Best Funds for a Roth IRA: Invesco FTSE RAFI US 1500 Small-Mid ETF (PRFZ)
I don’t know about you, but I like several of Invesco’s ETFs. However, there’s something different about many of them. They don’t get the following that Vanguard or iShares do but they should.
The stocks in the index are selected based on book value, cash flow, sales, and dividends. The stocks included in the index are weighted based on their ranking in all four criteria. The index and ETF are reconstituted annually.
PRFZ currently has 1,472 holdings invested in $2.13 billion in total net assets. The typical holdings have a forward price-to-earnings ratio of 14.62, a return on equity of 7.63%, and a price-to-book of 1.91.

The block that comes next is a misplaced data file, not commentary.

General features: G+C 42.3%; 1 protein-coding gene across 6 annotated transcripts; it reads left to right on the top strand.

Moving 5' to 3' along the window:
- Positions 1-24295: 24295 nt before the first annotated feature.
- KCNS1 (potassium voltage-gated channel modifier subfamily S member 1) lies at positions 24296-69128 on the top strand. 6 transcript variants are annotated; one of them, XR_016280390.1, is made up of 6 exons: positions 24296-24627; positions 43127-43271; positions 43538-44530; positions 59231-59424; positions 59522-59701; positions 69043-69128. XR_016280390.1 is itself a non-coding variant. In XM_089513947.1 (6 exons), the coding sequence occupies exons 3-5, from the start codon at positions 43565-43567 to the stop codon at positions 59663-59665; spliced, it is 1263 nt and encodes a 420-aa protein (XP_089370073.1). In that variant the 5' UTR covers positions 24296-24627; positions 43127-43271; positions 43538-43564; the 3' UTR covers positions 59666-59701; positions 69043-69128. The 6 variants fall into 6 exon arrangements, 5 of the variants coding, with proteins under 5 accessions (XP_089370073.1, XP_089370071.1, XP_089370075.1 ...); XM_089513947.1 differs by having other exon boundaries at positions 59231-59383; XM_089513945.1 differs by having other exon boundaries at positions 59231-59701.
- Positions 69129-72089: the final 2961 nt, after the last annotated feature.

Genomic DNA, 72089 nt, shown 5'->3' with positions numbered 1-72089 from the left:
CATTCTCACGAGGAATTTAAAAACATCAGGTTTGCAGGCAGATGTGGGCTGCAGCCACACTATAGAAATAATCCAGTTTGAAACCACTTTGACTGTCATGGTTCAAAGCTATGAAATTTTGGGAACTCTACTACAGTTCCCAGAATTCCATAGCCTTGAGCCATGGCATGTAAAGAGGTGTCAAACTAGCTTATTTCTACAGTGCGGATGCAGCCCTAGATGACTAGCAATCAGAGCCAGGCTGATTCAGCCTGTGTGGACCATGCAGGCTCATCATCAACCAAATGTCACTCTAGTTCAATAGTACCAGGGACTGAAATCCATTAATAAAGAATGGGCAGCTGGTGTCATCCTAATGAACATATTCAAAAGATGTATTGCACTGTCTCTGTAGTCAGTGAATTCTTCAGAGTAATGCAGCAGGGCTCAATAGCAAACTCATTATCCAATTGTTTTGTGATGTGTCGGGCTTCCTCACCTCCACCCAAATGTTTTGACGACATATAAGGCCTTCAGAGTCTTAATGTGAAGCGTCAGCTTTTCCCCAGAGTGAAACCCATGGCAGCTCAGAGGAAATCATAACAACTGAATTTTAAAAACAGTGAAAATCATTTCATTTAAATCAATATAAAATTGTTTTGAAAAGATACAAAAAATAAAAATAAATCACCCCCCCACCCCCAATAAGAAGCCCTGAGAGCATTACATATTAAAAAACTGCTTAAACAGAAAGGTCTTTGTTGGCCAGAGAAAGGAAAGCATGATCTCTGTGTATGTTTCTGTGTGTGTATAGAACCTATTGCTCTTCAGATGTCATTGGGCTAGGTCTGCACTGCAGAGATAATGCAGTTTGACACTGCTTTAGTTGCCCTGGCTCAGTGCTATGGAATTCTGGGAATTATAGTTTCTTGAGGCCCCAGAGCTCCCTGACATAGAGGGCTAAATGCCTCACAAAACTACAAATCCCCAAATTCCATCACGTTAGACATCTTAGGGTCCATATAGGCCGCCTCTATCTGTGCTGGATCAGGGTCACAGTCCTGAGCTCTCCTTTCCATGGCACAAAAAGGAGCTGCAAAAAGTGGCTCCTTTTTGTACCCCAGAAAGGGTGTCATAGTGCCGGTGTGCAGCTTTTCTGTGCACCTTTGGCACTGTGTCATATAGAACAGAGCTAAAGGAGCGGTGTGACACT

The sector diversification is good, with financials, industrials, technology, consumer discretionary, and healthcare all weighted at more than 10% of the portfolio. Small-cap stocks account for 86.81% of the total net assets, mid-caps (12.92%), and large caps (1.27%).
Since its inception in September 2006, PRFX has generated an annual total return of 9.12% through July 31.
On the date of publication, Will Ashworth did not have (either directly or indirectly) any positions in the securities mentioned in this article. The opinions expressed in this article are those of the writer, subject to the InvestorPlace.com Publishing Guidelines.